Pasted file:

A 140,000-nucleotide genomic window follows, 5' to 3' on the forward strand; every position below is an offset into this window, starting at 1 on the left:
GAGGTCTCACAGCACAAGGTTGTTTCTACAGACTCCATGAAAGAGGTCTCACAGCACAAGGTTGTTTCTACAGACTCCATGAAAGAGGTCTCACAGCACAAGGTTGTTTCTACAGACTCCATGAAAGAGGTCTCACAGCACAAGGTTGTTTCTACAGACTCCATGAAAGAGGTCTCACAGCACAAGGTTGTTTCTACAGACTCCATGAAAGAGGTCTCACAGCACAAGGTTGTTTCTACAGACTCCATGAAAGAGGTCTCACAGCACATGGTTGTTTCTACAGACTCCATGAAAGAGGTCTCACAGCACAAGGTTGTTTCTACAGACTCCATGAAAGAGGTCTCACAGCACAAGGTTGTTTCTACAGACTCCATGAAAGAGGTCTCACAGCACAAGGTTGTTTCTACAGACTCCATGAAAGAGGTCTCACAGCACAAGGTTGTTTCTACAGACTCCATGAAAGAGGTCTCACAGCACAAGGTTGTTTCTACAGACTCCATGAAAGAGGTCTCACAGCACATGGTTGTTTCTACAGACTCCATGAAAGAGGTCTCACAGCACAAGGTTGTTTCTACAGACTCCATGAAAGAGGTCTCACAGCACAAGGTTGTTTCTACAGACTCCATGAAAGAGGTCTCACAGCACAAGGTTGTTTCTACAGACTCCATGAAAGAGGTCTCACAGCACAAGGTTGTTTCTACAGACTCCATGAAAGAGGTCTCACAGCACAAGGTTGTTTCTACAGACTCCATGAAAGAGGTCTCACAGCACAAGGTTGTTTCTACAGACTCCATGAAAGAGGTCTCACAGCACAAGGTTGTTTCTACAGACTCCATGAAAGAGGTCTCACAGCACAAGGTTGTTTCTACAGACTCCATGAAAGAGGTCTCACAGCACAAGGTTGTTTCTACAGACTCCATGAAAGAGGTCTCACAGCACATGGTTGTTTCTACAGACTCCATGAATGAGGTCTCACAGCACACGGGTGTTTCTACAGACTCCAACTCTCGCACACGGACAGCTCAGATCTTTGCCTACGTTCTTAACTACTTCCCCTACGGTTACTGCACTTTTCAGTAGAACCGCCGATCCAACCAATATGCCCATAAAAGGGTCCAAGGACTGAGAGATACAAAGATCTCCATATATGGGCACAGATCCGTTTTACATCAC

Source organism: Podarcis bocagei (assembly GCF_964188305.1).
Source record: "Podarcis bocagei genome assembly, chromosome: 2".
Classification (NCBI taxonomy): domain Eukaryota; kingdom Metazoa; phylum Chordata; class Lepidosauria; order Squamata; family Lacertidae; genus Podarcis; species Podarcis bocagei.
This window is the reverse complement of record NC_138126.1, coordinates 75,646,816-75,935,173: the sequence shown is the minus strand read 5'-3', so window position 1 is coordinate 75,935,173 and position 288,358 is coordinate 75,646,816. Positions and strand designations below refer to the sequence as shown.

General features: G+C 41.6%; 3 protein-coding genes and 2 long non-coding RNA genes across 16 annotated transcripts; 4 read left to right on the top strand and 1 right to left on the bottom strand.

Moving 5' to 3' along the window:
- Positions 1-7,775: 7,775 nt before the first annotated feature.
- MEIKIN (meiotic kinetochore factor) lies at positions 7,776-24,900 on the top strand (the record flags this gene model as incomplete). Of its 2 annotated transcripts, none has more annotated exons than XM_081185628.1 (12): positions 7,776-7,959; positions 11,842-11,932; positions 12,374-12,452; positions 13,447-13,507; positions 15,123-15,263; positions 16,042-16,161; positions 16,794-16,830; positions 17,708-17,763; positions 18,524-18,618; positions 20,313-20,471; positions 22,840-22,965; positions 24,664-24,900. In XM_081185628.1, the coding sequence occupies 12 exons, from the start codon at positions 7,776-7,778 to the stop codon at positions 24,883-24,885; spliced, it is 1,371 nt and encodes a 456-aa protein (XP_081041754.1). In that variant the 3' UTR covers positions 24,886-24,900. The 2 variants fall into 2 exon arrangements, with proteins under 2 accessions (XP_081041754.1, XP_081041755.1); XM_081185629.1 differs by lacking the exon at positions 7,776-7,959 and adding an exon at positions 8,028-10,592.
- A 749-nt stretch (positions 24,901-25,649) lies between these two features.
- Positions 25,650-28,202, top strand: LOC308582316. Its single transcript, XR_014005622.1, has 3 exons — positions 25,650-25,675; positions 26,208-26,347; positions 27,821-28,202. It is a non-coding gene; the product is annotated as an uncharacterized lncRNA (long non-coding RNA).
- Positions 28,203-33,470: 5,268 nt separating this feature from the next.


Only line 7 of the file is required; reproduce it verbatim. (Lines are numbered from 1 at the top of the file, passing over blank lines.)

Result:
General features: G+C 41.6%; 3 protein-coding genes and 2 long non-coding RNA genes across 16 annotated transcripts; 4 read left to right on the top strand and 1 right to left on the bottom strand.